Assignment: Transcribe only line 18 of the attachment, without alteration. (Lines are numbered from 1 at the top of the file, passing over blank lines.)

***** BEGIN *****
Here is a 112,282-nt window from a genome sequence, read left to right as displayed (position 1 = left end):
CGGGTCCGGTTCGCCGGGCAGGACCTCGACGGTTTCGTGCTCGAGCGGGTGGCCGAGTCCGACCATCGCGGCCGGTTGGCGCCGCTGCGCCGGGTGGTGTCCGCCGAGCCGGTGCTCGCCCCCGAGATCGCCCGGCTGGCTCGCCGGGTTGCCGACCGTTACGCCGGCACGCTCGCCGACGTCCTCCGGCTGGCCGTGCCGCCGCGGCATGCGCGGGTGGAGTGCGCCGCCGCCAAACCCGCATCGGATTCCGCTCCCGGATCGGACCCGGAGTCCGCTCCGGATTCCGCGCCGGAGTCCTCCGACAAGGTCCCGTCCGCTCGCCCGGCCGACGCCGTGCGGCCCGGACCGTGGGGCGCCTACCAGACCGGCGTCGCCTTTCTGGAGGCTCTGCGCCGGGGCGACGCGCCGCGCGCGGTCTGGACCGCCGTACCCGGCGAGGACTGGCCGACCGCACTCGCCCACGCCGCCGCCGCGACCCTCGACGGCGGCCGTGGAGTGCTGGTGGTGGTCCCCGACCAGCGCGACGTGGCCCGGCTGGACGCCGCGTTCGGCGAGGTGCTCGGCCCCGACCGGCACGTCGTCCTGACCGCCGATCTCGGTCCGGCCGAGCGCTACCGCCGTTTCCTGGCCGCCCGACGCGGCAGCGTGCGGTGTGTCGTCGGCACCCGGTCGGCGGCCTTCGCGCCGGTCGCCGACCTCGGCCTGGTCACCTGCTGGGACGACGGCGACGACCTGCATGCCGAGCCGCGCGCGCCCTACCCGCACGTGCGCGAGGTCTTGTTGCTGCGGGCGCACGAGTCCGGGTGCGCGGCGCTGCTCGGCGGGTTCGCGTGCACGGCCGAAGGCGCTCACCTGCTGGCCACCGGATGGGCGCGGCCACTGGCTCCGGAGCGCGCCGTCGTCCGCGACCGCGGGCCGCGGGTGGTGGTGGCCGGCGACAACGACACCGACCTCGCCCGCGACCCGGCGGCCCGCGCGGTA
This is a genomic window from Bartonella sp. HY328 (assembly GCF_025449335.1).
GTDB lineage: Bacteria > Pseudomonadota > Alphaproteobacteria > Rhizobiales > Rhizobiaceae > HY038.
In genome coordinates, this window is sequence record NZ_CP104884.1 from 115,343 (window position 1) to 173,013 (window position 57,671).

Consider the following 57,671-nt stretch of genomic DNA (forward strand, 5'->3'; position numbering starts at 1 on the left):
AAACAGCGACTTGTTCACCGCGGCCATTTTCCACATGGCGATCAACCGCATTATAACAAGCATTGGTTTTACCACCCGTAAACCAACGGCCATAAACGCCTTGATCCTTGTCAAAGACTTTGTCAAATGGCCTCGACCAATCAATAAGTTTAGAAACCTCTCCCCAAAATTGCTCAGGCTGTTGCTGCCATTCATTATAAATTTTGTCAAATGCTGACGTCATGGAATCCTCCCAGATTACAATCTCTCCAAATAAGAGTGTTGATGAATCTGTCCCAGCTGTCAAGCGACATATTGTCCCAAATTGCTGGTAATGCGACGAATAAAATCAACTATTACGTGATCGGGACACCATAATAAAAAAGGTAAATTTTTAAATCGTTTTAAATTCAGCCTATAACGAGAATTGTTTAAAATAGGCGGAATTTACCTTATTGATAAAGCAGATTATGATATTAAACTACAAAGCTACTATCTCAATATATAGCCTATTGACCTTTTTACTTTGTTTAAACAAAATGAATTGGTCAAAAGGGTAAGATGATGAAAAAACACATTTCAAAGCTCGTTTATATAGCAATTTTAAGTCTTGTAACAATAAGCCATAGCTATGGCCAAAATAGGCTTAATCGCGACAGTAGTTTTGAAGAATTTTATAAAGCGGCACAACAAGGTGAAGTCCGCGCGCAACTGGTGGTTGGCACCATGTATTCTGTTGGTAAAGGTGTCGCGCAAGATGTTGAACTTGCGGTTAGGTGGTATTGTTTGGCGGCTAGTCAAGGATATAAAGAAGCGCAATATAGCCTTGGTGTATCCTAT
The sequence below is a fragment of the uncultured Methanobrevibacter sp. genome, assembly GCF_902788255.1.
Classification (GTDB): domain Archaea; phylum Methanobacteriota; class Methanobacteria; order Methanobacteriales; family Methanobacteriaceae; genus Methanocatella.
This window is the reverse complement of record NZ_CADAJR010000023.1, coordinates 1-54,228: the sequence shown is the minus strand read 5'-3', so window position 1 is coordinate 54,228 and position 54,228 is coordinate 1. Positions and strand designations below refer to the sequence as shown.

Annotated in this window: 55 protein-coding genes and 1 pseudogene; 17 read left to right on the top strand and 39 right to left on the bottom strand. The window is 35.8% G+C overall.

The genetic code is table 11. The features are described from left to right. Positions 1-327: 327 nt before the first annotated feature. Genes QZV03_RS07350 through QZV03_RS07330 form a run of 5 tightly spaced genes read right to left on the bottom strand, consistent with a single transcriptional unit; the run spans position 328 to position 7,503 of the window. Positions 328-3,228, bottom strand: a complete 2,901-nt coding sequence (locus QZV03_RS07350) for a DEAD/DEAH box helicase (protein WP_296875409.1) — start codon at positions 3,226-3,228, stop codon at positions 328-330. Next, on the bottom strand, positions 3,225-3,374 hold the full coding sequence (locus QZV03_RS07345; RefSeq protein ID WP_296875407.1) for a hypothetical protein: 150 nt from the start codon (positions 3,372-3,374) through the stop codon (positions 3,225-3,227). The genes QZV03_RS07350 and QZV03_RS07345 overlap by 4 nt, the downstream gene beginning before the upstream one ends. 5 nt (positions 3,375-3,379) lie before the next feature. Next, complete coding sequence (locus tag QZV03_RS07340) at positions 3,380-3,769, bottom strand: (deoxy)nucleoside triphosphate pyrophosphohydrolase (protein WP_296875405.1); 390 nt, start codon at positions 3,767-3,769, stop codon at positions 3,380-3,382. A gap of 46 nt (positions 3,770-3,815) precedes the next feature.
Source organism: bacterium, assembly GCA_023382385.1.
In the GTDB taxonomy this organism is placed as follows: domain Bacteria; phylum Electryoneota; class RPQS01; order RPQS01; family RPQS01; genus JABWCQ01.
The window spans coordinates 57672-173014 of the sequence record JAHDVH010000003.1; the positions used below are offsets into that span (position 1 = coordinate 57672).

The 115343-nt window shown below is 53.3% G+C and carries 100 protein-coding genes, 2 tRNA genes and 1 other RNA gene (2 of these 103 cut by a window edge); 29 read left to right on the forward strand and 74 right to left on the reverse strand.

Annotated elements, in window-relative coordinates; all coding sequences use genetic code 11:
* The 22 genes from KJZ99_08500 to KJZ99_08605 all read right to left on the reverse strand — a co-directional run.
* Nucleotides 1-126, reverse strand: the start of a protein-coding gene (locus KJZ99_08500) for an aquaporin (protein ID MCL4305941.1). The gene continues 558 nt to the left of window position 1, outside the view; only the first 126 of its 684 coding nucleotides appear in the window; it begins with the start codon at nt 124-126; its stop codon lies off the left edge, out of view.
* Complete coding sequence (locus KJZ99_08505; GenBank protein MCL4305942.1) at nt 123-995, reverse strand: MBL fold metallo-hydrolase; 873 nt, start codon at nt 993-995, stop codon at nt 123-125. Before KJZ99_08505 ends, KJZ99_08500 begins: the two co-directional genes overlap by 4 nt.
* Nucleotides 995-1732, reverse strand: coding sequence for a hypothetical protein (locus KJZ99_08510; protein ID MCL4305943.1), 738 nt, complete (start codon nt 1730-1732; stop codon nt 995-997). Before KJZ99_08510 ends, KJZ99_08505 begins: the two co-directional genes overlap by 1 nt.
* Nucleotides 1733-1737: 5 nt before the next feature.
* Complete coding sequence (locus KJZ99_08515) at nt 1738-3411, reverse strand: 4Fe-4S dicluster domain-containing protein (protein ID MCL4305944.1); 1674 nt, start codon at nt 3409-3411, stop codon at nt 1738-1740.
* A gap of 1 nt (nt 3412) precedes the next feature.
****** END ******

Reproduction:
* The 22 genes from KJZ99_08500 to KJZ99_08605 all read right to left on the reverse strand — a co-directional run.